Guest: Well, I don’t see myself all that often [laughs]. I do play some guitar on the record, some electric and some lap-steel wah tracks, but mostly mandolin. In the last 20 years or so I’ve been playing a lot of mandola. I especially enjoy the mandola and you don’t hear it very often in bluegrass, because they tend to use mandolin. The mandola has typically been buried in these mandolin orchestras. It felt like a warm thing to add to these songs. My mandocello is a Gibson from 1916. The mandola is a Gibson from 1924, which is a key date for Gibson instruments because it falls within the Lloyd Loar era, and his instruments are very sought after. I play modern mandolins: a Collings and a Monteleone.
How do you tune the mandola?
In a typical string quartet you have the violin on top, then viola, then cello. In the mandolin world, you have mandolin, which is tuned the same as a violin. Then, a fifth below that you have the mandola, then an octave and a fifth below you have the mandocello, which is usually used as a singlenote instrument. They’re all double-string instruments.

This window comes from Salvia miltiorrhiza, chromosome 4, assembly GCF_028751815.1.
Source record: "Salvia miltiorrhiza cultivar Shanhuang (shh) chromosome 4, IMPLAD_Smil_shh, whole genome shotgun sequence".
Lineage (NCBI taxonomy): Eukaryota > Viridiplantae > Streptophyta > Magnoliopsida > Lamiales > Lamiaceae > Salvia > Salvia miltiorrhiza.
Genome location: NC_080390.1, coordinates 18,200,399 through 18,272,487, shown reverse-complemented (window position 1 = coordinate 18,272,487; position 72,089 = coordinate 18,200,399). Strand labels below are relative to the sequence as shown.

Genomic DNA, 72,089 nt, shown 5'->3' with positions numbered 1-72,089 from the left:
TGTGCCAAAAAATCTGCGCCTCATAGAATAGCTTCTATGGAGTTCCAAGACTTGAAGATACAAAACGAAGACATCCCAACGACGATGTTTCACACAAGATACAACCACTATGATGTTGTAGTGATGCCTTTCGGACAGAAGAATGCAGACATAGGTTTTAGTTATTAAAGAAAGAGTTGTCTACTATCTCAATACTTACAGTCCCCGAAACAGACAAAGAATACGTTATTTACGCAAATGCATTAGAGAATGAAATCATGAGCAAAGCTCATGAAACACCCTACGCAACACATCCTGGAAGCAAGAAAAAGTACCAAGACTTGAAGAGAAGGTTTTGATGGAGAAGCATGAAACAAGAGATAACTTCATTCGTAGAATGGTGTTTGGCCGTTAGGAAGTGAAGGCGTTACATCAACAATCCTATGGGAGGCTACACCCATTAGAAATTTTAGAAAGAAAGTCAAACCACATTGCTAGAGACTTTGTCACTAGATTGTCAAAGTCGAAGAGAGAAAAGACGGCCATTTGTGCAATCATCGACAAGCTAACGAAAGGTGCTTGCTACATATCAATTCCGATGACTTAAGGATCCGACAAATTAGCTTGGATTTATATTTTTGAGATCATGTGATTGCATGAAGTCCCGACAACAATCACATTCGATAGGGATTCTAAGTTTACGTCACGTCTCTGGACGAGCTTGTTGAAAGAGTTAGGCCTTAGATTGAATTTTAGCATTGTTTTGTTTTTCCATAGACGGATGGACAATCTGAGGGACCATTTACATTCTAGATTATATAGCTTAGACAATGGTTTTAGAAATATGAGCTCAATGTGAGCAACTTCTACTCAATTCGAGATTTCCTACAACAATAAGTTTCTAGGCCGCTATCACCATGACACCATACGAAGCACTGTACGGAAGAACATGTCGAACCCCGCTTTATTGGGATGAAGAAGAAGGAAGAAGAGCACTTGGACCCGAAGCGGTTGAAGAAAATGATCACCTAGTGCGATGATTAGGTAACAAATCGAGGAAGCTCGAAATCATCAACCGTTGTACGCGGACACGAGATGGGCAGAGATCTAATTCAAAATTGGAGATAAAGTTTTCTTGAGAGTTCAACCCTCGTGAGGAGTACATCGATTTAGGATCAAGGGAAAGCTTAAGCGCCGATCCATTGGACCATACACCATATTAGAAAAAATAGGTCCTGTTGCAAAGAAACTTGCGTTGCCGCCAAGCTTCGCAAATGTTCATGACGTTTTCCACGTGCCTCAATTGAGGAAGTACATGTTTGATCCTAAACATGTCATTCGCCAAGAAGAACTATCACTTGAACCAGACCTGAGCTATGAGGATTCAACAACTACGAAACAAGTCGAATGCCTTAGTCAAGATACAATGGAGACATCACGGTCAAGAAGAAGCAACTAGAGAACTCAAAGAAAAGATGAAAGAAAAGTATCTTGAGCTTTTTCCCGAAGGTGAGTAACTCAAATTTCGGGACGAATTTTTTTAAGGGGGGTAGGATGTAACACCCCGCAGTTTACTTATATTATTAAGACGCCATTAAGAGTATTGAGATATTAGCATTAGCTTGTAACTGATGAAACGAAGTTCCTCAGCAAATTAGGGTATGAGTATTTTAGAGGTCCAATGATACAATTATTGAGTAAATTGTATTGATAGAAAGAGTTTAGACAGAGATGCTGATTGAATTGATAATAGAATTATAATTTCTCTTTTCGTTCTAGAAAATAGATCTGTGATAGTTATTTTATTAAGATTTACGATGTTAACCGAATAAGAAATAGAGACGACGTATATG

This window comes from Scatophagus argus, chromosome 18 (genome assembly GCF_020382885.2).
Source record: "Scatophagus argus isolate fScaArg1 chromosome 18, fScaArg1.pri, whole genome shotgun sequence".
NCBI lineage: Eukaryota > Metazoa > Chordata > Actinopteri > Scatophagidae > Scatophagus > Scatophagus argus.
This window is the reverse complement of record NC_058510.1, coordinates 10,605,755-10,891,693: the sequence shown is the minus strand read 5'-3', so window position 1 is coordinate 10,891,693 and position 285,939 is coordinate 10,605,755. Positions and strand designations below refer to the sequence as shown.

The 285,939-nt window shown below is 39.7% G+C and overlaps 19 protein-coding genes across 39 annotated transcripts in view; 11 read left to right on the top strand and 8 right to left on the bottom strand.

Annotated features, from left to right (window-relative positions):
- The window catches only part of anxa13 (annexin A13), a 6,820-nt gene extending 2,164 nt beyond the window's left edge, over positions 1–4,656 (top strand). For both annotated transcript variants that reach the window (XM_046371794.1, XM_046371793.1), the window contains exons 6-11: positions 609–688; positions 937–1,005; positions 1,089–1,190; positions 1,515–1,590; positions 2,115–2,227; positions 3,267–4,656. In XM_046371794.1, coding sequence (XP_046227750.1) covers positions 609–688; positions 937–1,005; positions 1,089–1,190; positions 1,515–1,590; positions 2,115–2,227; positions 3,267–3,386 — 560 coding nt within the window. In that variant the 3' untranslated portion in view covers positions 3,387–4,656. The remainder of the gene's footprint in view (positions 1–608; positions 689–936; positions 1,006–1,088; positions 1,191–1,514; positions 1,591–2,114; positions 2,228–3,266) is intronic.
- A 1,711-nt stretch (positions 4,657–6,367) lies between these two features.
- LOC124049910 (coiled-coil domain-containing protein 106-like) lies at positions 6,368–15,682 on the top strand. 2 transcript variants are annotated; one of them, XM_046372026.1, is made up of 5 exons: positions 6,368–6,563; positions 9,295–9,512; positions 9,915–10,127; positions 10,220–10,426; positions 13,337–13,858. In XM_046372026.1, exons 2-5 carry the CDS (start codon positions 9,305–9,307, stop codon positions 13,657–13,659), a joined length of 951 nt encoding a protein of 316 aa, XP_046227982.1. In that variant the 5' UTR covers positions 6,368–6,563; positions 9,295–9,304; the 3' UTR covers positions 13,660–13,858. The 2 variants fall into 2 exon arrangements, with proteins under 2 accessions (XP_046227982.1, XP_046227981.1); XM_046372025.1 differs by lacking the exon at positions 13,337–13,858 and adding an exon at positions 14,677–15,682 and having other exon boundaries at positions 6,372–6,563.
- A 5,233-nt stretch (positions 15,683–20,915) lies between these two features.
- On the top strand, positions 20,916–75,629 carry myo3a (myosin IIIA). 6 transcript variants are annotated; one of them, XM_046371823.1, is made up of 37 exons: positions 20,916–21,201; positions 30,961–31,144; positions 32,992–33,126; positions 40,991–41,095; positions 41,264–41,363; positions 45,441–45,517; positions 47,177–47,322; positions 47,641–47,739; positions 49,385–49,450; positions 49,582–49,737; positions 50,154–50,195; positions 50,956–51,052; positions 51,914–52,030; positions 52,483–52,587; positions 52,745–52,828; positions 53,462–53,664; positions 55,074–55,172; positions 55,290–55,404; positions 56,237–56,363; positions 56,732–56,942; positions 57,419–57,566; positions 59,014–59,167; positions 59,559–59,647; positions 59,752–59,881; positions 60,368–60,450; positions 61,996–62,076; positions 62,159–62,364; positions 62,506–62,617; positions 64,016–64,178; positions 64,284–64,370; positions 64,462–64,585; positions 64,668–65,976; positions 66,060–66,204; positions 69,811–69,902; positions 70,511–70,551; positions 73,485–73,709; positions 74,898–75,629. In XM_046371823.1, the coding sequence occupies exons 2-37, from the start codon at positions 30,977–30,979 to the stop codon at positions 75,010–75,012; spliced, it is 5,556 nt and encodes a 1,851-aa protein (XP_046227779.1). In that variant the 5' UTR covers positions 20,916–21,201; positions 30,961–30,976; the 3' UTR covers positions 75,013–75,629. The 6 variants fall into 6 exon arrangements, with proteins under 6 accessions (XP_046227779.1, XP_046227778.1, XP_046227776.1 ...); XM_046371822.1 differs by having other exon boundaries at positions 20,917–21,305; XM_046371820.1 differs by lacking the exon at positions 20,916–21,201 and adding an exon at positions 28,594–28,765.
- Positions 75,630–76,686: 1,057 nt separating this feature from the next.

How did you cut the slide parts?
Nichtern: Chris has this tradition of giving me guitars for my birthday, and I played a little Papoose acoustic that he gave me for that slide part. Slide is one of my favorite things ever, but I never thought I could do it. Four or five years ago I started doing it without really knowing how, and now every once in a while I’ll whip out a bottleneck to give a certain flavor to a melody.
Did you mic the acoustics or use pickups?
Guest: I prefer to mic them, even though my Collings has a Sunrise soundhole pickup, which I think is the best, as far as those things go. I like old Neumanns, the U84s and U87s. At home I have some Shure mics, a KSM32 and a KSM44, which are surprisingly good for acoustic instruments.